@zzz, please excuse me if I insulted you, I’m a nasty person when it comes to knowledge. I believe, knowledge is something on should struggle to get. Knowledge requires one to put efforts to gain it, to work hard on it, in contrast to plain facts that can be copy-pasted. Knowledge is thinking, it is a creative work, while copy-pasting is a robotic work. All this is dangerous because it leads people to fall into a cargo cult — when they are doing something but do not understand what they are doing. And they eventually fail in their doing if not provided with exact instructions — just like robots.

Admits in a careless way showing they do not care what Lisp is, as if it were some minor nuisance that prevents them from using Emacs. There is an inherent logical contradiction here because as I said Emacs is Lisp.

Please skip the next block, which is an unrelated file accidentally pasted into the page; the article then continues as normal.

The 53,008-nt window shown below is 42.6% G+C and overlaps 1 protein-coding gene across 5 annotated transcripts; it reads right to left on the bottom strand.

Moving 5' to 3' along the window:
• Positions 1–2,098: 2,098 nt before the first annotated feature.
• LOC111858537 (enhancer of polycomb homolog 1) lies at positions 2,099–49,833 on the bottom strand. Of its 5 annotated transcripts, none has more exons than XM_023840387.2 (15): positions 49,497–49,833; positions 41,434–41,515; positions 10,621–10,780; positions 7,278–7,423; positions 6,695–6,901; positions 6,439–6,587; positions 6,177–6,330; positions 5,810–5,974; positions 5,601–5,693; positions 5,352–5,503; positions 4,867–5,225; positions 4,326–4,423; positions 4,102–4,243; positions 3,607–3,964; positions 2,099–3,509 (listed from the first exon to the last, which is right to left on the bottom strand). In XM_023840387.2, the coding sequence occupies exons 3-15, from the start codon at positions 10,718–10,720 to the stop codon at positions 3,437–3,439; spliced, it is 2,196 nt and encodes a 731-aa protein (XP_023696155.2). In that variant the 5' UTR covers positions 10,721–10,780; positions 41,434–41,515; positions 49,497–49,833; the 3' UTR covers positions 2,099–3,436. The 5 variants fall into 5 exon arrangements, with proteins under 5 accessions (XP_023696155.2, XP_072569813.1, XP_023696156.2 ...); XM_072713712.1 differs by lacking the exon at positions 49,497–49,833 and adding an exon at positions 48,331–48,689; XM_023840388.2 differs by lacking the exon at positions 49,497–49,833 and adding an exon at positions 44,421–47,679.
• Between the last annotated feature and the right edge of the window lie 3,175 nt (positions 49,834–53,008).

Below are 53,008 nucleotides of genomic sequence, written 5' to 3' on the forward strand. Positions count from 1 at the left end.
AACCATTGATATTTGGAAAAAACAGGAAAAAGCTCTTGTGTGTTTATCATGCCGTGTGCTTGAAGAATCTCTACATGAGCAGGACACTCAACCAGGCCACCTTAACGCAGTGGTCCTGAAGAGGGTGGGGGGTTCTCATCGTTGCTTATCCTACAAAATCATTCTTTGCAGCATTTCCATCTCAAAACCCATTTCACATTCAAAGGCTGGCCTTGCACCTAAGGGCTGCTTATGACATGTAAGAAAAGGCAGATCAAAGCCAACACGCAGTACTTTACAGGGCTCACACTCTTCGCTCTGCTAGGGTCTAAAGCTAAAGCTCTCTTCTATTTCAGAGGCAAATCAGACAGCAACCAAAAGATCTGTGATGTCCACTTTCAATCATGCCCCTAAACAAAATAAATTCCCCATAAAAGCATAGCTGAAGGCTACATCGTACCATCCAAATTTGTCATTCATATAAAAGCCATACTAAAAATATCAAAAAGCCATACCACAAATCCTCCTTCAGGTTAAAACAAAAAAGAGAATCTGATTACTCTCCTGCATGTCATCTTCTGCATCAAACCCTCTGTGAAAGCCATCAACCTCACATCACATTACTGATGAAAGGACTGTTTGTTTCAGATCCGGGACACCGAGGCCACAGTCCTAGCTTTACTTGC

It’s not about Lisp per se, of course. It’s about the growing generation’s fragmentary knowledge, the desire to have everything ready in a digestible form that would require little effort to consume it.

Despite the commonplace sense of safety cultivated in the modern world, the world itself is a very fragile place. This premise is very well demonstrated by the current pandemic. One strong enough Sun flare and all your computers become rotten pieces of plastics and metal. The world counts on you guys being able to fix it, and hopes you won’t say “we didn’t learn how to do that in the university”. I won’t be able to fix your computers, but I’ll be able to provide you with basic medicine.